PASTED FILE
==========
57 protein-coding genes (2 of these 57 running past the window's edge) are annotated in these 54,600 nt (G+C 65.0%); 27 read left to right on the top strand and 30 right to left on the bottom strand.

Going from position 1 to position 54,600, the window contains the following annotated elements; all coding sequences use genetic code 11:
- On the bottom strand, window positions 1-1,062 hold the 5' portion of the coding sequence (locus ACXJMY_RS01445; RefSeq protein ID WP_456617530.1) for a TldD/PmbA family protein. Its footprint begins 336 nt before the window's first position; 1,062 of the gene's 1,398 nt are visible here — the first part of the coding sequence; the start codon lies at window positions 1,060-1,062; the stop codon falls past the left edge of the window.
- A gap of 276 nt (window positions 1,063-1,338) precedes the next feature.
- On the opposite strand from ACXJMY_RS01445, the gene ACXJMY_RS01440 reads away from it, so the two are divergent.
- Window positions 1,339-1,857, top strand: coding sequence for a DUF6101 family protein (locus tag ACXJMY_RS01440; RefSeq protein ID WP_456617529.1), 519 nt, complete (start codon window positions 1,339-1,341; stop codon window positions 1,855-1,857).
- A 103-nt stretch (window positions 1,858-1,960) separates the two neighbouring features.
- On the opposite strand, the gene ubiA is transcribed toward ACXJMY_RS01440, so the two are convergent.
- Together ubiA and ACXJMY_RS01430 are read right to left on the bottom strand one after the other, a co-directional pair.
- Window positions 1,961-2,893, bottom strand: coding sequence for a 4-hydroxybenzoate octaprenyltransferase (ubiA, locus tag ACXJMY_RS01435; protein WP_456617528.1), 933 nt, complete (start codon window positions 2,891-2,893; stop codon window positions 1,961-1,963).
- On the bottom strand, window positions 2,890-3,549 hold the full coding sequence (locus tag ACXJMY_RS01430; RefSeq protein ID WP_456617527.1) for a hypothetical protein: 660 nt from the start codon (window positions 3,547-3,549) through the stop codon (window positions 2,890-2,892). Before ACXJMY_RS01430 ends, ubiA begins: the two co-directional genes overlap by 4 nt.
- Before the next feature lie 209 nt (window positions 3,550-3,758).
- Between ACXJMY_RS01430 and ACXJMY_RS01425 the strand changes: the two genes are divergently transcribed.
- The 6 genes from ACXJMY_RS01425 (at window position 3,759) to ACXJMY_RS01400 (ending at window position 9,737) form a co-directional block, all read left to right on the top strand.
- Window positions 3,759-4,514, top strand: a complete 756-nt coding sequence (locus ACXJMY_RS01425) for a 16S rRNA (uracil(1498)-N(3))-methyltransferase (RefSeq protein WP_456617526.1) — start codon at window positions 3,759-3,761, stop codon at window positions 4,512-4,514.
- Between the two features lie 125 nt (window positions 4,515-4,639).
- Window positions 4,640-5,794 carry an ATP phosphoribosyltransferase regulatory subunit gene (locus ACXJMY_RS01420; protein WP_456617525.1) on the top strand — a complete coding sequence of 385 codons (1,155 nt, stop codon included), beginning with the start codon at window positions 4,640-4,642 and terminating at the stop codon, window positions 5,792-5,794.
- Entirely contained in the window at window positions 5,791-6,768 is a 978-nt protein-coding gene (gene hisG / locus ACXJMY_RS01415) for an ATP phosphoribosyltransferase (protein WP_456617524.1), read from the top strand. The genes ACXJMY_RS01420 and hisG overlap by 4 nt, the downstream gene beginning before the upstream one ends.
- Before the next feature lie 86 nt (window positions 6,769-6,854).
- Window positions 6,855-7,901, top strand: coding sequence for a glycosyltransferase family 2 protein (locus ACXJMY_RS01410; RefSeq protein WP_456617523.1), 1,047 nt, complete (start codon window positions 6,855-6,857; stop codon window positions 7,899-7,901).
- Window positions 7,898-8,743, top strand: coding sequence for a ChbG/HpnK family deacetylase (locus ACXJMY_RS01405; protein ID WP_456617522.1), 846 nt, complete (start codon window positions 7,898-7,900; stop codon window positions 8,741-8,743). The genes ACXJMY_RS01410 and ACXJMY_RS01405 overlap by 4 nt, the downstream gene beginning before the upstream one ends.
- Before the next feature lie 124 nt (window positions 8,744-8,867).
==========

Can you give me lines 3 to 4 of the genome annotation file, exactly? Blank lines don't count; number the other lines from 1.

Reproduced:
- On the bottom strand, window positions 1-1,062 hold the 5' portion of the coding sequence (locus ACXJMY_RS01445; RefSeq protein ID WP_456617530.1) for a TldD/PmbA family protein. Its footprint begins 336 nt before the window's first position; 1,062 of the gene's 1,398 nt are visible here — the first part of the coding sequence; the start codon lies at window positions 1,060-1,062; the stop codon falls past the left edge of the window.
- A gap of 276 nt (window positions 1,063-1,338) precedes the next feature.